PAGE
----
“[It’s] very people-centric,” says Cerkis, “It’s very much about how cities engage iwth their citizens which occurs and that’s very much citizens and business. And in today’s world that frequently happens through apps.”
It’s a two way thing too – Cherkis cites the oft-quoted apps for reporting potholes which many countries and cities now have, that can be used to let councils know where a problem is and hold them to account if they don’t fix it.
What does a city actually do?
Portfolios of software are being developed around the eight pillars fundamental to a successful city as described by the World Bank: energy and water; buildings, planning and infrastructure; transportation; public safety and justice; tourism, recreation and culture; education; health and social services; and government administration.
According to Cherkis, Microsoft is actively selling CityNext all over the world, and has staff familiar with the platform in South Africa already. It might seem, on the face of it, that smart city projects like those being trialled in the Spanish town of Santander – where thousands of networked sensors have been installed in every parking space in the city – are unlikely to arrive here any time soon. But Cherkis thinks differently.
“It’s the tier two and below cities where the biggest opportunities arise,” says Cherkis, “Budget contsraints and lower resources means they can do far more with less.”
In other words, there are many more ways to improve efficiency in a city like Johannesburg than there are in London. And it doesn’t have involve large investments, believes Cherkis, as many solutions can be found by analysing existing data sets and looking for patterns – spotting which lights are going to fail based on power consumption and sending out repair teams pre-emptively, for example. The issue is getting hold of the data from all of the departments involved and turning lots of old databases of varying quality and standard into formats that can talk to each other.
“The challenge that cities have had in the past is that they create stovepipe, siloed systems to support those functions individually,” he says, “We’re looking to create a single platform. Because they do need each other – moving emergency vehicles around, for example, requires a good transportation network. A single platform makes that easier.”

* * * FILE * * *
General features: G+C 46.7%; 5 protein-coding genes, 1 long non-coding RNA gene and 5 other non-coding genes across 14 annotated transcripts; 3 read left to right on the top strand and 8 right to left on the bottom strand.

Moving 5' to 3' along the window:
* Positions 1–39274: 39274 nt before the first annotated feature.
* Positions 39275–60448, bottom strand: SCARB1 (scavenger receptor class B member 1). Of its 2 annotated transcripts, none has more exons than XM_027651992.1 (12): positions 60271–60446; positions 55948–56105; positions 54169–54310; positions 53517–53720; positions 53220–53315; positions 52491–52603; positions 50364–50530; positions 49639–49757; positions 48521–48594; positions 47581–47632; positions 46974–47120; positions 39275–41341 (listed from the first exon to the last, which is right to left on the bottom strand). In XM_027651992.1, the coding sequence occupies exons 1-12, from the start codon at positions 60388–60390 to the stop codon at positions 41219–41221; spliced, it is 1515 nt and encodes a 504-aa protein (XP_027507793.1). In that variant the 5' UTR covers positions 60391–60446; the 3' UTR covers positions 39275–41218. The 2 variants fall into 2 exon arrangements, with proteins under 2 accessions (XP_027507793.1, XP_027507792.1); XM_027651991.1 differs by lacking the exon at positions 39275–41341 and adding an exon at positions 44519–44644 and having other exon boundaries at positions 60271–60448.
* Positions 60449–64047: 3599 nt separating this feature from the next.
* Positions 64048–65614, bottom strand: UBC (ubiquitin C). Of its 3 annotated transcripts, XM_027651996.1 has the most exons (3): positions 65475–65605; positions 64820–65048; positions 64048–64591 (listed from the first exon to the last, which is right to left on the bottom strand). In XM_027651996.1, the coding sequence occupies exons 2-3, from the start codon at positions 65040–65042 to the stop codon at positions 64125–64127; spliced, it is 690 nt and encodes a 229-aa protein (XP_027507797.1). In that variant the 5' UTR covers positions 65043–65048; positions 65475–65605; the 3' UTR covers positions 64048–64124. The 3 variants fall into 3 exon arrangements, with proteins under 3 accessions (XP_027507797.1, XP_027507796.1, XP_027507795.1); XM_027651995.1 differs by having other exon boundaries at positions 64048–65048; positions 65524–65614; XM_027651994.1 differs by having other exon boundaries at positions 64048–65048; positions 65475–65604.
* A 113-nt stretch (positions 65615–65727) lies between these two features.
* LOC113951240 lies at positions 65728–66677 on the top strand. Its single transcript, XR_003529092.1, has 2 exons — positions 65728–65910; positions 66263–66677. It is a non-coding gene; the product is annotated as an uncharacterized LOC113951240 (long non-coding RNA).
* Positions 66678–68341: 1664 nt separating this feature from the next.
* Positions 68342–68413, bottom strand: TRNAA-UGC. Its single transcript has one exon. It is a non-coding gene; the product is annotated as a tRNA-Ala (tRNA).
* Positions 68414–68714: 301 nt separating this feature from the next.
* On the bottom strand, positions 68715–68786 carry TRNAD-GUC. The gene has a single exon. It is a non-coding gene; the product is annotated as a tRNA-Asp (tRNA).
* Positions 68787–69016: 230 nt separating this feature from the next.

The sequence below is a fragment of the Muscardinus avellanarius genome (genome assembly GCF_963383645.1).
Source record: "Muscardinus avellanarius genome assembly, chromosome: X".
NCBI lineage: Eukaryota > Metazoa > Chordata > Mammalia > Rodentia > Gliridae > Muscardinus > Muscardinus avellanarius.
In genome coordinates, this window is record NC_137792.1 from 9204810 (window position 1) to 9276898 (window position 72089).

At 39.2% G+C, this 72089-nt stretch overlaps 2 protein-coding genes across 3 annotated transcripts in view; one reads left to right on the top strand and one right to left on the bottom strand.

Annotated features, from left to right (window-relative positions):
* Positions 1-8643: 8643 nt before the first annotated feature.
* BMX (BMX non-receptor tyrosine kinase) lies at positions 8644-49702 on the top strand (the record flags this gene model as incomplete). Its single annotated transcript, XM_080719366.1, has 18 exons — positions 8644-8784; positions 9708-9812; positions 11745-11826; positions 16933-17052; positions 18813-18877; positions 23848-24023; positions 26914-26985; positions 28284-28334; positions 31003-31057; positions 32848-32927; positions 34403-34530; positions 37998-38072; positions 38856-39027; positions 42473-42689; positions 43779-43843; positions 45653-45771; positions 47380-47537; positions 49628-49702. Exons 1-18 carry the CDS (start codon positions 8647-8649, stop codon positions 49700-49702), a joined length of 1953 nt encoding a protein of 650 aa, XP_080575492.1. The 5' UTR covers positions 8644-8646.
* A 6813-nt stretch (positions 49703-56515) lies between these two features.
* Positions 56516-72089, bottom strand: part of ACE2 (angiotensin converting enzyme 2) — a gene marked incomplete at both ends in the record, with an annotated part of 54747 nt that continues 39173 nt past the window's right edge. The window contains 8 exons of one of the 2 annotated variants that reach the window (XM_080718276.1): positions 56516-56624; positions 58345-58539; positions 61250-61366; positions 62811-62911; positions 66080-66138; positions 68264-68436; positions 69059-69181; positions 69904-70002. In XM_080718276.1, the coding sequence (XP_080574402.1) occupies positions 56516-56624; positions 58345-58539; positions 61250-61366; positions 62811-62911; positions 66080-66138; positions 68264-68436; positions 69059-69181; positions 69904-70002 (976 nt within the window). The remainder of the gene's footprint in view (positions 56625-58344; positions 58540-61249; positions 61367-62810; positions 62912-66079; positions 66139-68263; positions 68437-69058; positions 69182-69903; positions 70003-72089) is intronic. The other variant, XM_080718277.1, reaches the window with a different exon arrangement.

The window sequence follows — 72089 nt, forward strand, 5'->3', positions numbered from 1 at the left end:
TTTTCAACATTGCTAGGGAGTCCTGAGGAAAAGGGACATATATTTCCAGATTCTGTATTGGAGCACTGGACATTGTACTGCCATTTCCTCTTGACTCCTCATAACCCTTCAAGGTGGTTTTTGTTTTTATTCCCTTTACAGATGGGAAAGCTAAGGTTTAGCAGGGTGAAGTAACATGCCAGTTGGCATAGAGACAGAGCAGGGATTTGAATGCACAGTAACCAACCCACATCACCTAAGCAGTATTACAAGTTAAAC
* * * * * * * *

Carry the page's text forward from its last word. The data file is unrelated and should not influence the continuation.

Cherkis says that Microsoft will also be encouraging governments to open up their data sets using CityNext, so that citizens can innovate around them too – although he stresses that this will be down to invidual cities and local policies. Microsoft has a strong partnership with Socrato at the moment, which only uses open data. And while it’s been working with four key partners – Atos, Logica, Accenture and Cap Gemini – on proprietary city dashboards that provide authorities with an overview of everything from current power usage to train movements, it has also had talks with CKAN – the open source rival popular in Europe.
Two things impress me about CityNext. The first is that by using Azure, which has a built-in software store not unlike the Windows Store, CityNext’s big strength is in making it easy to build modular systems for cities. According to Cherkis, Socrata can delpoy its monitoring software within 24hours using Azure. The most striking thing, however, is just how good and easy to use apps like [email protected]’s City Councils application and the MobileMHI app which hunts for power outages and water leaks are. I’ve been roundly ambivalent about Modern UI and Windows 8 up until now, but the tile based approach to live dashboards does make it easy for non-technical employees and the general public – who can access some of the same apps via Windows – to understand what’s going.
And that’s one of the most important principles of smart cities. To use the old engineering credo, ‘you can’t improve what you cant measure’. Simply understanding what is happening right now leads you to ways to improve it – and if CityNext could help South African cities to that then it might well do some good.
See the official video launch below.